|To:||"Peter Waanders" <>, "Birding Aus" <>|
|From:||Michael Todd <>|
|Date:||Wed, 30 Jul 2003 22:35:02 +1000|
Hello Peter and others,|
I'm probably going to regret getting involved in this discussion, but I'm fairly sure that you have misconstrued what was being said in your quote below.
"As Pandiburra Bore is
the only South Australian location from which specimens have been taken it
was considered sound ornithology for present and future workers to be given
the opportunity to assess the identity and sub-specific status of a bird
found at such a distance from there."
I read that paragraph as stating that they wanted future workers to have the opportunity to decide for themselves the identity of that particular individual (ie. which subspecies) which was so far out of range. Fifty years from now the taxonomy of Yellow Chats might be very different to what it is now thus it could be of interest to future workers to see this particular individual. They can't go to other museums as they obviously have different specimens.
I've met the J. Eckert who wrote this article and can honestly that I was very impressed with the man. I personally am uncomfortable with collecting specimens but I don't cast aspersions on those that do. Its probably in part a generational thing, it may be a dying tradition.
I know that many will say good riddance to the collecting of specimens. However they should remember that a large part of what we now know about birds (and animals in general) was discovered by the old-time collectors some of whom must have been brilliant observers without the technological aids that we take for granted today. Todays birdos should probably give a bit of recognition/ respect for those that came before them as each new generation tends to have it a little bit easier with a greater body of knowledge about our birds having been already documented. I'm in awe of birdos like John Gilbert who didn't have field guides, waterproof roof prisms and telescopes. If it wasn't for his gun he would have a great deal of difficulty identifying anything that he saw!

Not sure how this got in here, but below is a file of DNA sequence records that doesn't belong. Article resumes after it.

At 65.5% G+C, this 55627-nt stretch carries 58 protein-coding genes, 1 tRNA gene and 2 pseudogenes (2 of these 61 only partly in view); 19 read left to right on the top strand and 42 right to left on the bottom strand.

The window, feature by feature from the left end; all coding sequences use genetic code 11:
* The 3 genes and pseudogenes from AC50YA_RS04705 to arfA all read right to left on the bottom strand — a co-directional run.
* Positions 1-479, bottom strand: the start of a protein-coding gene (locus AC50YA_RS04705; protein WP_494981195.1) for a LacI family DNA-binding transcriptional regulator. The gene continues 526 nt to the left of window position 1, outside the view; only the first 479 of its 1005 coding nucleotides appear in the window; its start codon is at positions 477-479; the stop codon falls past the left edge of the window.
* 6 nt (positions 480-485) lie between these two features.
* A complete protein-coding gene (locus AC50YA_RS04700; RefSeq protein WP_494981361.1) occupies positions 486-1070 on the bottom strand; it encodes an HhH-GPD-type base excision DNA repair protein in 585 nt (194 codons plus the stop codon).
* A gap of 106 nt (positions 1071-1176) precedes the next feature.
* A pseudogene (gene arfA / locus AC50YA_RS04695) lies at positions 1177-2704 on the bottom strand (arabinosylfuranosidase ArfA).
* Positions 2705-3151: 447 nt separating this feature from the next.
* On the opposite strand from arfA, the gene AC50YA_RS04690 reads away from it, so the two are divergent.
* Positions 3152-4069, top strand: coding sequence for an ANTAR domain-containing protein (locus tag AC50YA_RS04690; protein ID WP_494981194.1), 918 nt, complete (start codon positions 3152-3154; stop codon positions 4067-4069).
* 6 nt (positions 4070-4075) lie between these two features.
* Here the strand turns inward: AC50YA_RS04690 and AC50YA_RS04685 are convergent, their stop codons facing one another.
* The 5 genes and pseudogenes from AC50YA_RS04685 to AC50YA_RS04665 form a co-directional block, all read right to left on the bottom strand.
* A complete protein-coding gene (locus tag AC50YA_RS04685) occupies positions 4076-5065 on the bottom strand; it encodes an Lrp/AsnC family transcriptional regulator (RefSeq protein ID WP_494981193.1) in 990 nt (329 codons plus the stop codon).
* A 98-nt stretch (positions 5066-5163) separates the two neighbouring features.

Works like Schodde and Mason's Directory of Australian Birds would not be possible without specimen collections. These collections also provide genetic material which will be of increasing importance in the future.
What I find more disturbing than the collecting of specimens is that people are so quick to demonise those who use different methods to their own. A little bit of tolerance goes a long way.
Cheers (I think)
At 07:35 PM 30/07/2003 +0930, Peter Waanders wrote:
Thanks Tony, the SA Ornithologist was still on my pile of things to read. IBirding-Aus is on the Web at www.shc.melb.catholic.edu.au/home/birding/index.html To unsubscribe from this mailing list, send the message "unsubscribe birding-aus" (no quotes, no Subject line) to
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